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“A lot of Confess is about sacrificing part of your life to something you love to do,” says George Lewis Jr., the nom de plume of Brooklyn indie pop sensation Twin Shadow. “Love and commitment may not be part of my life at this point. So a lot of this record is about my relationships with people, and dealing with the sacrifices I’ve made.”
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Product details

  • Audio CD (9 July 2012)
  • Number of Discs: 1
  • Label: 4AD
  • ASIN: B00817PG30
  • Other Editions: Vinyl  |  MP3 Download
  • Average Customer Review: 4.4 out of 5 stars  See all reviews (7 customer reviews)
  • Amazon Bestsellers Rank: 74,879 in Music (See Top 100 in Music)

1. Golden Light
2. You Call Me On
3. Five Seconds
4. Run My Heart
5. The One
6. Beg for the Night
7. Patient
8. When The Movie's Over
9. I Don't Care
10. Be Mine Tonight

Product Description

Product Description

Twin Shadow, the creative moniker of George Lewis Jr., will release his second album, Confess, on July 9th. Self-produced and with mixing duties handled by Michael H. Brauer (Bob Dylan, Paul McCartney), the follow-up to 2010 s Forget ( Impressive The Sunday Times 4 star) finds Lewis Jr. doing what he does best; remembering and reinventing, and fashioning a soundtrack which sounds refreshingly and distinctly modern.

BBC Review

On the cover of Confess, George Lewis Jr aka Twin Shadow stands aloof in dim light, his leather jacket torn and rugged. He looks like the sort of guy you wouldn't want your daughter hanging around with – and if Confess is anything to go by then that gut feeling would be a smart one.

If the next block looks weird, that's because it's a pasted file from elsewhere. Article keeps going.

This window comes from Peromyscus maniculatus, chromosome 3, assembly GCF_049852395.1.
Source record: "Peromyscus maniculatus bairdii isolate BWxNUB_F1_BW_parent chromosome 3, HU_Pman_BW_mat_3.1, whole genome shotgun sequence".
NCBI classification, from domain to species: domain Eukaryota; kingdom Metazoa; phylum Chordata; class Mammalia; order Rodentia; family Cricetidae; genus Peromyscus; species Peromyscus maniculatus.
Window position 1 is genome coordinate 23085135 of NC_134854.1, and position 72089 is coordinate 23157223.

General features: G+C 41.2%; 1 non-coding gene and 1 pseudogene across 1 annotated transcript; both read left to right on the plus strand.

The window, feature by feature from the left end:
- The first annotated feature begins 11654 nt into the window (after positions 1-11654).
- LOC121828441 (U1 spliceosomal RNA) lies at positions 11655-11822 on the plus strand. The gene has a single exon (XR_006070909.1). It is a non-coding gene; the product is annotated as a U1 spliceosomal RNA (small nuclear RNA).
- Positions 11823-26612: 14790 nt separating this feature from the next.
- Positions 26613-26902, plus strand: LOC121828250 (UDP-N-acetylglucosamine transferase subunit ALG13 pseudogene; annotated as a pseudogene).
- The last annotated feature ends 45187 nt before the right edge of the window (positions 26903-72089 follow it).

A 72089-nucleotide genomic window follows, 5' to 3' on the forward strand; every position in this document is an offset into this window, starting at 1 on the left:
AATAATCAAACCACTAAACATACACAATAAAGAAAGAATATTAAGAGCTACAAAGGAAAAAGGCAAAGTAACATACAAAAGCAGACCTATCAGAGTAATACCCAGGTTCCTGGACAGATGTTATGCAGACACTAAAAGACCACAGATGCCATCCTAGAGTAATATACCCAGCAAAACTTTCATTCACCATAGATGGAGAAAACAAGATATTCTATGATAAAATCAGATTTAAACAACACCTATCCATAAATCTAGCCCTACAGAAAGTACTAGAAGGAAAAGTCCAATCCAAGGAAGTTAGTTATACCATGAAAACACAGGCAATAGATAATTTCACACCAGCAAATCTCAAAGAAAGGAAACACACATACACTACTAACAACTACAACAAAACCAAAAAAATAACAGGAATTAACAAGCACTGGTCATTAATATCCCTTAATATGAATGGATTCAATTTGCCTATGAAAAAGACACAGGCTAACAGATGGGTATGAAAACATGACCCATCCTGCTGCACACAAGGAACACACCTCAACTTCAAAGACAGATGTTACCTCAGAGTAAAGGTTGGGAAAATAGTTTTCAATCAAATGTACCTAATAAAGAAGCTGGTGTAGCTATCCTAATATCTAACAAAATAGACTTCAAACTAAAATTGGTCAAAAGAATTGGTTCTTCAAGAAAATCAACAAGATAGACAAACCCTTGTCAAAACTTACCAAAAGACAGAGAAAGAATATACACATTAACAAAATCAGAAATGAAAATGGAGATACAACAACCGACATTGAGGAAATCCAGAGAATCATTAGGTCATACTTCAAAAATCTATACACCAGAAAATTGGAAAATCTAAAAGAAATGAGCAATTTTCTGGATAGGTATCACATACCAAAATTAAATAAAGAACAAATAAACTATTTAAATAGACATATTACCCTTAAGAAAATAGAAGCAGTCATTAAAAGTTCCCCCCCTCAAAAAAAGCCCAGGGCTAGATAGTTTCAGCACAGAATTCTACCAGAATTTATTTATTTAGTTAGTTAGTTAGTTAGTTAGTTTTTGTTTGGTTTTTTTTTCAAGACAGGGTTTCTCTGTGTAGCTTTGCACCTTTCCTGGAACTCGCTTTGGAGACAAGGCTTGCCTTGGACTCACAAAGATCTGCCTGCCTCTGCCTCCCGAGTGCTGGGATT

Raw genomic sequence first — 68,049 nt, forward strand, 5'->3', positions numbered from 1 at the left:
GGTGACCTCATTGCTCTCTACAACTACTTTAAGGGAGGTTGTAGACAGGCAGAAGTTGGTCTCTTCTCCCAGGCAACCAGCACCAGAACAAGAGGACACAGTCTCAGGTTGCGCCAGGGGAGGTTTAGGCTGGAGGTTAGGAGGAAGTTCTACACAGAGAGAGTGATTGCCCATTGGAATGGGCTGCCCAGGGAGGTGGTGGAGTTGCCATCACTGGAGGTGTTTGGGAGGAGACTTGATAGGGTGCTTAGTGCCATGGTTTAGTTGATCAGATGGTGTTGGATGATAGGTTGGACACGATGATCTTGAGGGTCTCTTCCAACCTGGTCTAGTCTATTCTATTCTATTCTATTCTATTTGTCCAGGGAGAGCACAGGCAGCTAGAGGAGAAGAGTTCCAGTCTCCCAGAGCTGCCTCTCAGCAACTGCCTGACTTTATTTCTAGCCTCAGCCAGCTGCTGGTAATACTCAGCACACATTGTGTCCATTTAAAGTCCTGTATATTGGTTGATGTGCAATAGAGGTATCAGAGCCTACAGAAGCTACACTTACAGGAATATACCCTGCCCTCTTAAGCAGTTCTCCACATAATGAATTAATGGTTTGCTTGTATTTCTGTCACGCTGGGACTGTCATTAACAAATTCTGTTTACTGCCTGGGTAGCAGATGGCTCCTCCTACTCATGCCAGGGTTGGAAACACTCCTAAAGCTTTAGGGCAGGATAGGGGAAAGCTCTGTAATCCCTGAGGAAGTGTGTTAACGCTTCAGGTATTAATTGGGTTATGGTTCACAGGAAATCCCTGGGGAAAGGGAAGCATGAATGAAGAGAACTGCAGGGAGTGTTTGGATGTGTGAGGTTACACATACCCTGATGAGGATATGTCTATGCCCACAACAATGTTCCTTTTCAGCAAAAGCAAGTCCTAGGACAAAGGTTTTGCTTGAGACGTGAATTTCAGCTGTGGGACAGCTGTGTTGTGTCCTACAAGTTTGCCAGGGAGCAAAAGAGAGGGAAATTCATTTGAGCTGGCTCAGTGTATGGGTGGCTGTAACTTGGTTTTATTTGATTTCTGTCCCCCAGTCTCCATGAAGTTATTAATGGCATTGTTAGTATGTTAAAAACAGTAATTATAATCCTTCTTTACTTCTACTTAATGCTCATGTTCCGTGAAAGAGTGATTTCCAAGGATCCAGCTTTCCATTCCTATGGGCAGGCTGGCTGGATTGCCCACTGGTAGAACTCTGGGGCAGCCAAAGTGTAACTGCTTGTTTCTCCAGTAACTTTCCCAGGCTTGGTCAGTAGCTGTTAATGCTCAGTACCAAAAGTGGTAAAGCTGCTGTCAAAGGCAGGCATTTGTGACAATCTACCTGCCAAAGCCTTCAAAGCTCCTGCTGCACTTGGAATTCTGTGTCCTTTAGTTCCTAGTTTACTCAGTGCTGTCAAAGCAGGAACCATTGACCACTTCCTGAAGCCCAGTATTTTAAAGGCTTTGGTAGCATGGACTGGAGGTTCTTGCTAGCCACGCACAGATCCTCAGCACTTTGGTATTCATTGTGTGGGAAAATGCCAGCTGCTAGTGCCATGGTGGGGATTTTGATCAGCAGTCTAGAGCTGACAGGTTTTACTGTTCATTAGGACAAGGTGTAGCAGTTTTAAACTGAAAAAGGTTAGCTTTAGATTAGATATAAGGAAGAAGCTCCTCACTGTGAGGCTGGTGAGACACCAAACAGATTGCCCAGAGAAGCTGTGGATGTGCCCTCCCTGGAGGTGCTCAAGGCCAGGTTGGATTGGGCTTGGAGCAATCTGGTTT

While his 2010 debut Forget traded in gentle, slight melodies and obfuscation, there's nothing indirect at all here. Instead, Lewis' sonics are masculine and upfront, while his lyrics are strung together with sly digs and cruelties.

If the polar shift from one LP to the next wasn't clear enough, Lewis vocalises as much on Five Seconds when he shouts: “There's no way to forget it all.” He brushes aside the title, and the ethos of Forget, in a second and then backs it up all over the record.

Take Run My Heart, for instance. It’s a song that finds Lewis intent on ring fencing his heart – "You don't run my heart / So don't pretend you can" – before finally spelling it out: "Can't you see I'm not in love?"

For all the coldness, though, Confess is an easy record to listen to and love. Lewis has clearly grown as a songwriter – a song like The One feels like it might have been beyond him a couple of years ago. The light, preppy touch in the bass and guitar feels assured, while the brevity in the writing helps boost Lewis' hooks to the level they deserve.

Beg for the Night is another highlight. The track allows space to open up around another big chorus and super-sizes its masculine vibes by deploying a revving motorcycle engine for percussion.

For an artist often lumped in with chillwave it might come as a surprise to some that Confess is so bold and honest. There's no dream-pop pussyfooting from Lewis this time; instead, he leaves himself nowhere to hide as he pushes his character to the absolute limit.